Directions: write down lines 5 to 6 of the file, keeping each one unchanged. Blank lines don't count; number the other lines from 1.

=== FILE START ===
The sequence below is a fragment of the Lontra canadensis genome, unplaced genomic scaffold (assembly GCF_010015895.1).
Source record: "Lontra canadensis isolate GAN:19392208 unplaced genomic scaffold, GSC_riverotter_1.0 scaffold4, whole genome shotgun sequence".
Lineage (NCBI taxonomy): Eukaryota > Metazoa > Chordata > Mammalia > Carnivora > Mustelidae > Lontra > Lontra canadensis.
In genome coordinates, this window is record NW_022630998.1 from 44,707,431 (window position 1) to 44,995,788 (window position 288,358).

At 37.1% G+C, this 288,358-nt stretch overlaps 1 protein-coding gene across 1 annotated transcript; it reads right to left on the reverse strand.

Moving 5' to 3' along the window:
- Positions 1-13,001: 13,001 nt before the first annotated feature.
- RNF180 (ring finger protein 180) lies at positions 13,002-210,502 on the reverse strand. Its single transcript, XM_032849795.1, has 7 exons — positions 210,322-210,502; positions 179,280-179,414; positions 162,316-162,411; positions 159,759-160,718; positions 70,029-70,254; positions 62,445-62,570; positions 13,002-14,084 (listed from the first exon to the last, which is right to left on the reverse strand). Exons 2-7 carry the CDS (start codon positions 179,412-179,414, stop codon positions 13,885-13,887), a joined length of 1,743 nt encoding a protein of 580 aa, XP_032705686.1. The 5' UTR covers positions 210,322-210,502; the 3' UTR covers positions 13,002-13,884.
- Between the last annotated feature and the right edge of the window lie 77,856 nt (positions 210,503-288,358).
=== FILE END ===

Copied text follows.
At 37.1% G+C, this 288,358-nt stretch overlaps 1 protein-coding gene across 1 annotated transcript; it reads right to left on the reverse strand.

Moving 5' to 3' along the window: